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Shawnee Explodes!

With life, as it does every spring. On a recent visit to the sprawling 65,000-acre Shawnee State Forest, spring had returned with a vengeance and eveything from birds to butterflies to plants were there in droves. I can never get enough of this place; it is the closest true wilderness that is accessible to my overly-developed suburbia-dominated landscape of Columbus, Ohio. Here, we've destroyed nearly every natural feature of note. There, next to no development can be found - just massive wild landscapes.

Worm-eating Warbler belts out his dry, husky trill with all the vigor of his more tropical-looking brethren, such as Hooded Warblers. Both species were back in abundance. Worm-eaters are more sluggish and methodical than most warblers. They use their relatively heavy spike-like bill to probe through hanging clusters of dead leaves for caterpillars, spiders and the lot. Quite the specialist are they when it comes to feeding habits. I've seen them numerous times in their tropical wintering haunts, and they feed the same way there.

There were more birders at Shawnee this day than I think I've ever encountered there. The place is certainly on the birding radar screen these days. One was Troy Shively, who located some Silvery Blues. These small butterflies are a bit larger than Eastern Tailed-Blues, with which they sometimes fraternize, but are easily distinguished by the row of conspicuous black dots on their underwings.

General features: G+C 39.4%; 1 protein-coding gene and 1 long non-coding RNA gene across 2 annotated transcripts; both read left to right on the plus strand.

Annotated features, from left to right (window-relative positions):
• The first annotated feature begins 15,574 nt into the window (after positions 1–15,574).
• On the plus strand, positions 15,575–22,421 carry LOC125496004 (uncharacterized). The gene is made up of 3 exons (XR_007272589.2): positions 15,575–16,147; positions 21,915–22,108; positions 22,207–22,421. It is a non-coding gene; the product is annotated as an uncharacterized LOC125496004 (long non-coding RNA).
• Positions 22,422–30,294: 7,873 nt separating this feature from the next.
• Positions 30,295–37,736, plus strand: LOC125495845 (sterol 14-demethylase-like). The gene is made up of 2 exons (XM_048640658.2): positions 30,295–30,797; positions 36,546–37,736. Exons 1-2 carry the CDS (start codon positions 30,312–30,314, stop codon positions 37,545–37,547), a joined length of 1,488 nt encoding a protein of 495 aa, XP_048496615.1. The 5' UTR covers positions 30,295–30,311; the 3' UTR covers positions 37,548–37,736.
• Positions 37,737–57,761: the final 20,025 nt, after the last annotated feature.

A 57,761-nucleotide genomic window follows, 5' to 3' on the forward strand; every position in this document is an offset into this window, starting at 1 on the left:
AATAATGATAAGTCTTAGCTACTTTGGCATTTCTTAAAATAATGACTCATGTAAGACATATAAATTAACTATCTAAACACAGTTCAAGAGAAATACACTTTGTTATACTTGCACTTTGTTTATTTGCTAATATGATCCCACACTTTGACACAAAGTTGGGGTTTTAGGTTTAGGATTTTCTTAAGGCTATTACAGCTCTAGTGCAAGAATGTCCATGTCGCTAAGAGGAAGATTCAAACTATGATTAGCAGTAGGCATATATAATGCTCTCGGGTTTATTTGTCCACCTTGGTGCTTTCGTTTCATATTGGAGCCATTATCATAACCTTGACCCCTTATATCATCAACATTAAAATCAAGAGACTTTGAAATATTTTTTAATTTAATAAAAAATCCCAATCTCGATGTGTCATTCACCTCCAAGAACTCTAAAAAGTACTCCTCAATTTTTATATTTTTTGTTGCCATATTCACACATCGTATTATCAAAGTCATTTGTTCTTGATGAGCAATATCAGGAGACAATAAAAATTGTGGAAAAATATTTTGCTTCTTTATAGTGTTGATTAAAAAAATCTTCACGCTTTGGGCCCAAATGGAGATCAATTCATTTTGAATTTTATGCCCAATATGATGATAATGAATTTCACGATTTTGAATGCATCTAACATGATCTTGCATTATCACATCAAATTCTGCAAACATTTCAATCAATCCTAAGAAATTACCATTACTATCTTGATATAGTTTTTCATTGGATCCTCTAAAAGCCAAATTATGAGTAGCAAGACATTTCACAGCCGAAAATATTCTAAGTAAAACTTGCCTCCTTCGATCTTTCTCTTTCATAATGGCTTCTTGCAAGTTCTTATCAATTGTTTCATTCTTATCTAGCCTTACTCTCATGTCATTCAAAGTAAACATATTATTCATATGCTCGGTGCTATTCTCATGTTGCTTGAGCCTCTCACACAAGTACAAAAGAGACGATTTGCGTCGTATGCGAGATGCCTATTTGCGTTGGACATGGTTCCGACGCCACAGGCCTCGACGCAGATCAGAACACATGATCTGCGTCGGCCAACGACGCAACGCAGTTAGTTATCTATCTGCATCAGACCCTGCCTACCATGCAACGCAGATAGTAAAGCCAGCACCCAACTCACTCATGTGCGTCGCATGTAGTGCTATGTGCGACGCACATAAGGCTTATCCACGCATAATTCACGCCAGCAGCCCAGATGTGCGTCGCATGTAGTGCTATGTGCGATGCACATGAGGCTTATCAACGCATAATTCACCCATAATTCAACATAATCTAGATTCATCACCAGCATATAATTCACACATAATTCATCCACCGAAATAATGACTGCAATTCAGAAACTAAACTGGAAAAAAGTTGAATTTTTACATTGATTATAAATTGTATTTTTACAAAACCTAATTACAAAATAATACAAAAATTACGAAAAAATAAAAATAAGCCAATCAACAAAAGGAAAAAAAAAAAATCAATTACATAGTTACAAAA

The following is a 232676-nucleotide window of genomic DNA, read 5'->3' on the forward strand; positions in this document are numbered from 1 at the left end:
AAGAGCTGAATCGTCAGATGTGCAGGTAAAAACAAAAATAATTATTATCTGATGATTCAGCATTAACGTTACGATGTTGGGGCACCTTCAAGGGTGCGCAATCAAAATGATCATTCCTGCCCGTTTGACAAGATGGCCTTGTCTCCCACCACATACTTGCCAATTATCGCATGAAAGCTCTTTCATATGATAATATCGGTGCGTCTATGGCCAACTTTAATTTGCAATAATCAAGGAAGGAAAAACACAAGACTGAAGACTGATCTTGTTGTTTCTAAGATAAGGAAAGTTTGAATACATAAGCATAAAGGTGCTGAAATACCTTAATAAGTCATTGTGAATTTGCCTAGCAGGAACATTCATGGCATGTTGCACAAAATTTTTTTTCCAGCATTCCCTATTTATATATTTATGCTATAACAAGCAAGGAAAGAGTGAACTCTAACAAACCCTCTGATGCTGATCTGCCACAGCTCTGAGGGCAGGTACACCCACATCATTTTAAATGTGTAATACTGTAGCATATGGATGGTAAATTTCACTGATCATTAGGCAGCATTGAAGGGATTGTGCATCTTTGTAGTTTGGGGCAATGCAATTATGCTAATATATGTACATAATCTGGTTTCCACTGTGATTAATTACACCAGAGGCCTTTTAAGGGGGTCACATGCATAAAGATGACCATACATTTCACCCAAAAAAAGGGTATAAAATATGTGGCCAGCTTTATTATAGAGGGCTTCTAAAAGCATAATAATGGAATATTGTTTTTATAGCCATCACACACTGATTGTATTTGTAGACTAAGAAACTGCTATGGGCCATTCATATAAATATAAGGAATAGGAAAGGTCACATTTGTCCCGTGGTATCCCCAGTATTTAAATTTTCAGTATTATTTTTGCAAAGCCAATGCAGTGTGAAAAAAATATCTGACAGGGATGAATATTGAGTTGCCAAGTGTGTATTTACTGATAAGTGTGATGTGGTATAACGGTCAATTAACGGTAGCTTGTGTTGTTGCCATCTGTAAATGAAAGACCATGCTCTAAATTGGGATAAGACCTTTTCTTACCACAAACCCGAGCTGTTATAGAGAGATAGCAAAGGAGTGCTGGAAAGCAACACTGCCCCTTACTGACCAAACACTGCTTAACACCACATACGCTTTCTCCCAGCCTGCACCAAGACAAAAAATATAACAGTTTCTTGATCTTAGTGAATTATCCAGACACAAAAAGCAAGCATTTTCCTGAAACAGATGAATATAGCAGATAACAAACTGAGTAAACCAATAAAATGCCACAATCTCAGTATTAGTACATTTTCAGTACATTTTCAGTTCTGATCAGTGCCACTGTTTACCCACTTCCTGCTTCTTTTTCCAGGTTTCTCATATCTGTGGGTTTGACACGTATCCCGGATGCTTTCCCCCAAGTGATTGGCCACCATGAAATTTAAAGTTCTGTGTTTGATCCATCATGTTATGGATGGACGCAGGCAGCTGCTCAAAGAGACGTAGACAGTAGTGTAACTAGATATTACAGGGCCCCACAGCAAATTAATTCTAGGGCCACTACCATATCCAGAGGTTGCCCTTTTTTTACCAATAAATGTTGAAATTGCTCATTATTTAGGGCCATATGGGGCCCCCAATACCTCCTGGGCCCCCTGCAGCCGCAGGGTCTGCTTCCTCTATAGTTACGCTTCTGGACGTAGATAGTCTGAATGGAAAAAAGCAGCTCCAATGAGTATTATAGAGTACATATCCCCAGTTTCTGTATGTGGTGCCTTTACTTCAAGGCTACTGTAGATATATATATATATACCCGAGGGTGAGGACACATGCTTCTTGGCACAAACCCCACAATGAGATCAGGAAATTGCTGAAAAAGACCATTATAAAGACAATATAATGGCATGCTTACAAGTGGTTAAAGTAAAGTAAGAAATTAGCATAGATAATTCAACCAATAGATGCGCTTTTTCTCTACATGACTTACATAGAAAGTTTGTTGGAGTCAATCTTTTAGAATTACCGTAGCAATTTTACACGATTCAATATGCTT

Dorsal, or upper, surface of the Silvery Blue. Quite a show-stopper if on a tiny scale. And one must often work hard for any sort of photo. We were scrambling about on our kness and bellies like fools trying to record this beast. Almst as if taunting us, he'd allow for a decently close approach, then wing off out of range. Many times this was repeated.

This is the herbal magic that makes Silvery Blues tick. Their primary host plant appears to be Carolina Wood Vetch, Vicia caroliniana, and knowing this plant is the secret to finding the butterfly. Just locate the vetch, then look for the blue. Both species have rather limited southern ranges in Ohio.

A short while back, I blogged about the beatiful and extraordinarily rare Goldenstar lily, Erythronium rostratum. Well, here's what it looks like now. It's in full fruit. That's the odd-looking capsule resting on the ground.

The specific epithet rostratum means "beaked" and refers to the protruberance on the capsule. It's the only trout lily to have a beaked fruit. Any plant that purposely puts its fruit on the ground like this is seeking ground-dwelling seed dispersers. Likely, as so often the case, ants are the ones that move this plant about. Without ants, I suspect our forests would fade away...


nina said…
I'm overdue for a trip to Shawnee--it's a bit further than we usually opt for our hikes.

But, it's nice to see what you've found here. This season holds so much beauty, and so much change--wait a day, and it's gone!

Really enjoy your site.
Nina at Nature Remains

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